State of the art electronics have been and will be the main factor determining the performance of display systems. At the moment the cathode-ray-tube reigns supreme, having no other serious competition - devices using light-emltting-diode (LED) matrices have been tasted successfully, however, they suffer from two drawbacks, low brightness com bined with bad contrast and insufficient density of picture elements (pixels) [Editor's Note 2005: a problem possibly solved by now emerging Light Emitting Polymer technology].

Though the latter will be overcome In time, the former Is an inherent property of the LED and may yet cause some difficulty.

Liquid crystal (LCD) devices are suffering similar pixel density problems as the LED panels but their main drawbacks are low contrast under subdued lighting and slow response.

Gas discharge devices have also been tested, pixel density and susceptibility to vibrations are the main obstacles.

The CRT, in spite of its age, is still holding its ground. The cathode ray tube is a thermionic device, an evacuated tube with a phosphor coated screen, high voltage anode coating and an electron gun (see diagram). The electron gun (EG) serves as a source for the cathode ray, a beam of accelerated electrons. Electrons are emitted from an electrically heated cathode within the gun and then accelerated and focused into a narrow beam. The beam, upon leaving the gun, is deflected and finally accelerated, by high voltage, until it hits the phosphor screen P. The phosphor absorbs the kinetic energy of the electrons and re-radiates it as visible light. By deflecting the beam we can draw images on the face of the CRT, by controlling the number of electrons in the beam we can vary its brightness.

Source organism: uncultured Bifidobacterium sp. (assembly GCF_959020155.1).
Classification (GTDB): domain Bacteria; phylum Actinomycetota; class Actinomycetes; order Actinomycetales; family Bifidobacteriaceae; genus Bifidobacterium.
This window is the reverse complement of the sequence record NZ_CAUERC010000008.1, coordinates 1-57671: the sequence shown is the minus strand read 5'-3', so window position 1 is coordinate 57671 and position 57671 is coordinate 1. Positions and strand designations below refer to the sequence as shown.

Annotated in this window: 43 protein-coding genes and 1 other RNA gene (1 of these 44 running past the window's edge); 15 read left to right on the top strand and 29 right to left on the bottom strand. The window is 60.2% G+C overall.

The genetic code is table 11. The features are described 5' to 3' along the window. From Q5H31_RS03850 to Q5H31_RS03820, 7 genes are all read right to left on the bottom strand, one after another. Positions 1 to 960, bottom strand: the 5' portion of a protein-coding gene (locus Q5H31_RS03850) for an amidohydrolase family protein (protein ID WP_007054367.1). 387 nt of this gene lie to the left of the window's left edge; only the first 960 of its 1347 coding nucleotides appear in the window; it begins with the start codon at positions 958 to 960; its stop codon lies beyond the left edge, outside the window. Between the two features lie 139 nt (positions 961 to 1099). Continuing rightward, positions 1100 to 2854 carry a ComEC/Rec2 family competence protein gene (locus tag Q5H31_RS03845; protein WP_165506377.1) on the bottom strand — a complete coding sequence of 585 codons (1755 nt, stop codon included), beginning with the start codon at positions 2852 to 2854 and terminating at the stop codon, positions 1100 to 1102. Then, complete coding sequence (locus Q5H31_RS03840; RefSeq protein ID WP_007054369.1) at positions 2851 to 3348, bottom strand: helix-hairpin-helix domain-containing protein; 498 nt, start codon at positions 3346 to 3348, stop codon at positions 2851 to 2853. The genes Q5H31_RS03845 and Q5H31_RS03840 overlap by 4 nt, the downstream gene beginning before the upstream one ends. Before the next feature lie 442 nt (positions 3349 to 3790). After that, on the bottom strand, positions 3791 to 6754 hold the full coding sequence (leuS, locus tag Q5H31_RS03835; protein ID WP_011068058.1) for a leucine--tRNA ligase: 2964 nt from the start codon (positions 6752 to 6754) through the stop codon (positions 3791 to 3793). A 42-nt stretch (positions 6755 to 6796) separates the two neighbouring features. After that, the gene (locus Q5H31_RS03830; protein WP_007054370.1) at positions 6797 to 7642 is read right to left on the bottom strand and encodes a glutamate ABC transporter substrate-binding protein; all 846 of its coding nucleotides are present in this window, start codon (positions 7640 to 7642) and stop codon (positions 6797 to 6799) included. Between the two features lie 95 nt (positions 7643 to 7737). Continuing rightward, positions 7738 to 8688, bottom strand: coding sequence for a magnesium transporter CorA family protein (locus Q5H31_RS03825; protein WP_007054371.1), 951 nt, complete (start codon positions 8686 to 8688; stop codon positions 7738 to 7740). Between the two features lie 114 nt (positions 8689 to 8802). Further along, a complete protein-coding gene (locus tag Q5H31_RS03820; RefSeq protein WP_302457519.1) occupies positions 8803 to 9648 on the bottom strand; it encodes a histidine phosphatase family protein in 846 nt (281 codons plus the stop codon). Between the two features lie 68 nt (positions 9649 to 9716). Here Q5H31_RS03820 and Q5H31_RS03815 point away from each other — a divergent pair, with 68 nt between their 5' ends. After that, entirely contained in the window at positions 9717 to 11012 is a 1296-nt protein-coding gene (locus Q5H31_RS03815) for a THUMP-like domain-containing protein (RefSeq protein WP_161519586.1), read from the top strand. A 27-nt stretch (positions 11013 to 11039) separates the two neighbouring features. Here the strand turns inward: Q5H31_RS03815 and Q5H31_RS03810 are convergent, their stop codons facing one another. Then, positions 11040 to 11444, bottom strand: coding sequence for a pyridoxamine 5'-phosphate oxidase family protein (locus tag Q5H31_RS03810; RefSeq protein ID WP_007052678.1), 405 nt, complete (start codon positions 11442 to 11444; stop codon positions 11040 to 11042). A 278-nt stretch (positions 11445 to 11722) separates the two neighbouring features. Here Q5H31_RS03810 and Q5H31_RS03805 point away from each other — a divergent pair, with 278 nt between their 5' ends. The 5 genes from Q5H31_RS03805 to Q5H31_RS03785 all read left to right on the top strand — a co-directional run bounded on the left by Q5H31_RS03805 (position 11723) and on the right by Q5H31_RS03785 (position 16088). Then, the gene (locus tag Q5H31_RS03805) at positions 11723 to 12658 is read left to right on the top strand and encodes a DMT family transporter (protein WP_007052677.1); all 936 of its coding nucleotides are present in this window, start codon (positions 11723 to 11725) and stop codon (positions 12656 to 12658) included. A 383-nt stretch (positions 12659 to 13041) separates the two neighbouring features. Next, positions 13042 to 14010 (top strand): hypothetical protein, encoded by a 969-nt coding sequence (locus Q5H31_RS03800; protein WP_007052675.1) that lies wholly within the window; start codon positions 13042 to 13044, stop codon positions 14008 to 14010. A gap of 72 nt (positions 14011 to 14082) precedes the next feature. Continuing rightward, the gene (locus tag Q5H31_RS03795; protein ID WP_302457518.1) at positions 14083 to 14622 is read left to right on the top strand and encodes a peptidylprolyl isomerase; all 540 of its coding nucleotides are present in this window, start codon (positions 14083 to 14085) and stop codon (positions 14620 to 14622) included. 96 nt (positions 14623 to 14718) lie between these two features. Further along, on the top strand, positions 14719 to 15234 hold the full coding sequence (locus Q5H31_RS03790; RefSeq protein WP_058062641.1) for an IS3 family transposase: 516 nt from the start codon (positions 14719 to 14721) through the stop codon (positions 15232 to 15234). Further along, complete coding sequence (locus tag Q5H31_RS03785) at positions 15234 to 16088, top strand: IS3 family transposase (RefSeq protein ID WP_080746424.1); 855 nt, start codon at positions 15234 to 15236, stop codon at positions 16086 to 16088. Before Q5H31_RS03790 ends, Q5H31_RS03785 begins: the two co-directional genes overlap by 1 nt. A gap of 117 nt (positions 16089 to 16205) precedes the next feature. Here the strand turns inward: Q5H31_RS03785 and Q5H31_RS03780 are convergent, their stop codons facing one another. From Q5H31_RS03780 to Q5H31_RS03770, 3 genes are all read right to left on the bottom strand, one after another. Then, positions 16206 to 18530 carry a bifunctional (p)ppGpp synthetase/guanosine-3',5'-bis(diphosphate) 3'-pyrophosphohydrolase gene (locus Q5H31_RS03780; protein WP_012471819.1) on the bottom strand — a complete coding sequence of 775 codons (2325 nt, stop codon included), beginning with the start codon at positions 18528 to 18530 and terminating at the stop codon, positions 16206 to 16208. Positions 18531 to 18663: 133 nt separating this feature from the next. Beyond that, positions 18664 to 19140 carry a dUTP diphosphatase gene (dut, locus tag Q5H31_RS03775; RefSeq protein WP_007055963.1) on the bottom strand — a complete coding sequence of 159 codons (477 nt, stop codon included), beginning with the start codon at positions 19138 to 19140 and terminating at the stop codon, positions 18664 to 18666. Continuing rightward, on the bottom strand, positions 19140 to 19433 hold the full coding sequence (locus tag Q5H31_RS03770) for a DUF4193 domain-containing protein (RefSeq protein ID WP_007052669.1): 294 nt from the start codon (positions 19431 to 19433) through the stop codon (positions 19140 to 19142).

The high voltage used for the final accelera tion is usually of the order of thousands to ten thousands of volts, depending on the particular type of tube. It is applied to the conductive graphite coating inside the tube and is usually generated by a special high voltage power source. Beam deflection can be achieved by a magnetic or electric field, in practice electrostatic deflection is usually chosen for its versatility.

The colour and brightness of the image depend on the phosphor used - several colours may be used, if the tube is of the beam penetration type these will be layered on top of each other, colour being given by beam acceleration.

If the tube is of the mask type it will have a gun per colour and a perforated mask in front of the screen, the phosphor elements, one per colour, grouped at the perforations. A detailed explanation is beyond the scope of this article, suffice to say that primary colours can be mixed and therefore most of the colour range can be covered.